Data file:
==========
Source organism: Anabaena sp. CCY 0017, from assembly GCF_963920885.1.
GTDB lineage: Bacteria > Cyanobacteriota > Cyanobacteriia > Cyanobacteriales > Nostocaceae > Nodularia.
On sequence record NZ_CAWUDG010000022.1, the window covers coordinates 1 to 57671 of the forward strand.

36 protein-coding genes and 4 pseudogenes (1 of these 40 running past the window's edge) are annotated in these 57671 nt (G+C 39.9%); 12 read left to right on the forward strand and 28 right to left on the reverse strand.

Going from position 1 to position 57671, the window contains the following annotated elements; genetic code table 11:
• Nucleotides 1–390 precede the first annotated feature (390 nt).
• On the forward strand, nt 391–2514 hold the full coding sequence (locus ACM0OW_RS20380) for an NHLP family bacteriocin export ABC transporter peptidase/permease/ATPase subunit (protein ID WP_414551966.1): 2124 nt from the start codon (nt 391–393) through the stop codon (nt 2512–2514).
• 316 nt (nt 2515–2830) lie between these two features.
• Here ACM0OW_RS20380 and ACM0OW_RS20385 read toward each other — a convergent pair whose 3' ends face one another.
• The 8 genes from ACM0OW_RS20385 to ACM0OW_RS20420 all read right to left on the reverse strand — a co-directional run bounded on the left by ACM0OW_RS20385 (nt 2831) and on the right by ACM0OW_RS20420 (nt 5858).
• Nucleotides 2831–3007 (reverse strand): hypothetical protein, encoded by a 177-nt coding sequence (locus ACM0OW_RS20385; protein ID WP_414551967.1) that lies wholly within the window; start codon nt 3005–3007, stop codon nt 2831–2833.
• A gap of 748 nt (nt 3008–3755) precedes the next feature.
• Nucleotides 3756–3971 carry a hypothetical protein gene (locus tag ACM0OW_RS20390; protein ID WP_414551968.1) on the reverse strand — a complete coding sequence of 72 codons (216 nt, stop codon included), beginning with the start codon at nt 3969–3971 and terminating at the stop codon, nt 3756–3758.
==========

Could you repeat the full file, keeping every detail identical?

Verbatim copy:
Source organism: Anabaena sp. CCY 0017, from assembly GCF_963920885.1.
GTDB lineage: Bacteria > Cyanobacteriota > Cyanobacteriia > Cyanobacteriales > Nostocaceae > Nodularia.
On sequence record NZ_CAWUDG010000022.1, the window covers coordinates 1 to 57671 of the forward strand.

36 protein-coding genes and 4 pseudogenes (1 of these 40 running past the window's edge) are annotated in these 57671 nt (G+C 39.9%); 12 read left to right on the forward strand and 28 right to left on the reverse strand.

Going from position 1 to position 57671, the window contains the following annotated elements; genetic code table 11:
• Nucleotides 1–390 precede the first annotated feature (390 nt).
• On the forward strand, nt 391–2514 hold the full coding sequence (locus ACM0OW_RS20380) for an NHLP family bacteriocin export ABC transporter peptidase/permease/ATPase subunit (protein ID WP_414551966.1): 2124 nt from the start codon (nt 391–393) through the stop codon (nt 2512–2514).
• 316 nt (nt 2515–2830) lie between these two features.
• Here ACM0OW_RS20380 and ACM0OW_RS20385 read toward each other — a convergent pair whose 3' ends face one another.
• The 8 genes from ACM0OW_RS20385 to ACM0OW_RS20420 all read right to left on the reverse strand — a co-directional run bounded on the left by ACM0OW_RS20385 (nt 2831) and on the right by ACM0OW_RS20420 (nt 5858).
• Nucleotides 2831–3007 (reverse strand): hypothetical protein, encoded by a 177-nt coding sequence (locus ACM0OW_RS20385; protein ID WP_414551967.1) that lies wholly within the window; start codon nt 3005–3007, stop codon nt 2831–2833.
• A gap of 748 nt (nt 3008–3755) precedes the next feature.
• Nucleotides 3756–3971 carry a hypothetical protein gene (locus tag ACM0OW_RS20390; protein ID WP_414551968.1) on the reverse strand — a complete coding sequence of 72 codons (216 nt, stop codon included), beginning with the start codon at nt 3969–3971 and terminating at the stop codon, nt 3756–3758.